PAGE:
Report on Mayon (Philippines) — February 1978
Scientific Event Alert Network Bulletin, vol. 3, no. 2 (February 1978)
Managing Editor: David Squires.
Mayon (Philippines) Glow and harmonic tremor continue
Please cite this report as:
Global Volcanism Program, 1978. Report on Mayon (Philippines) (Squires, D., ed.). Scientific Event Alert Network Bulletin, 3:2. Smithsonian Institution. https://doi.org/10.5479/si.GVP.SEAN197802-273030
13.257°N, 123.685°E; summit elev. 2462 m
All times are local (unless otherwise noted)
"Crater glow at the summit, observed on 6 November, was followed by increased volcanic tremor 2 days later. Aerial investigations disclosed bluish fumes in the SW portion of the crater. At 0116 on 12 November an imperceptible volcanic earthquake with a rather large double amplitude was recorded, lasting more than one minute. Drying of vegetation on the upper flank (about 1,700 m elevation) was noted on 18 November. On 22 December, 13 large-amplitude volcanic tremors were recorded, accompanied by increased steam emission forming a cauliflower-shaped cloud. Glow, accompanied by volcanic tremor, was continuing as of late January."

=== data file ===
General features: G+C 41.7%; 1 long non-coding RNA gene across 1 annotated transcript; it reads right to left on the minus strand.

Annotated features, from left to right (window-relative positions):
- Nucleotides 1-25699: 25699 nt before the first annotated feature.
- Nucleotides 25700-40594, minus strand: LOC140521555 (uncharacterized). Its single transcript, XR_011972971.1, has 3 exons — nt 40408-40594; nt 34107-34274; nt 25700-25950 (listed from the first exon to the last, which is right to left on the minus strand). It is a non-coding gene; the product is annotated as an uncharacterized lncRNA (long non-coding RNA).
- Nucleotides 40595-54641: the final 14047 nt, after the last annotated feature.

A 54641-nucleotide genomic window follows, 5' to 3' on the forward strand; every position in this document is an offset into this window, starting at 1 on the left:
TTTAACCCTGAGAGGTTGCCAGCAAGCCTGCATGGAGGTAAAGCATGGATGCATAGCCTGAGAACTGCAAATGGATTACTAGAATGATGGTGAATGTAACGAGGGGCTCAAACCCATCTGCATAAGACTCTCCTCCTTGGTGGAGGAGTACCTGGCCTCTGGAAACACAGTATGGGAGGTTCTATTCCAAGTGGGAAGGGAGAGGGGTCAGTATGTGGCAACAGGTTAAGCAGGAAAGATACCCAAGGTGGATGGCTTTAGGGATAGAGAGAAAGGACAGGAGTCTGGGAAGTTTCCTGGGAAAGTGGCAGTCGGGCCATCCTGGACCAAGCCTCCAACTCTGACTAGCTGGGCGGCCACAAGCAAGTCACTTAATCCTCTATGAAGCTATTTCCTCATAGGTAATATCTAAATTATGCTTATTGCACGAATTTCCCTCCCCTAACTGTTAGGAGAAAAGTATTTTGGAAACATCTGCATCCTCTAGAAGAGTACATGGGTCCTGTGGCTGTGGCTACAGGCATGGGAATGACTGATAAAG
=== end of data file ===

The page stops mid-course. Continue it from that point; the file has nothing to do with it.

Geological Summary. Beautifully symmetrical Mayon, which rises above the Albay Gulf NW of Legazpi City, is the Philippines' most active volcano. The structurally simple edifice has steep upper slopes averaging 35-40 degrees that are capped by a small summit crater. Historical eruptions date back to 1616 and range from Strombolian to basaltic Plinian, with cyclical activity beginning with basaltic eruptions, followed by longer term andesitic lava flows. Eruptions occur predominately from the central conduit and have also produced lava flows that travel far down the flanks. Pyroclastic flows and mudflows have commonly swept down many of the approximately 40 ravines that radiate from the summit and have often devastated populated lowland areas. A violent eruption in 1814 killed more than 1,200 people and devastated several towns.
Information Contacts: G. Andal, COMVOL, Quezon City.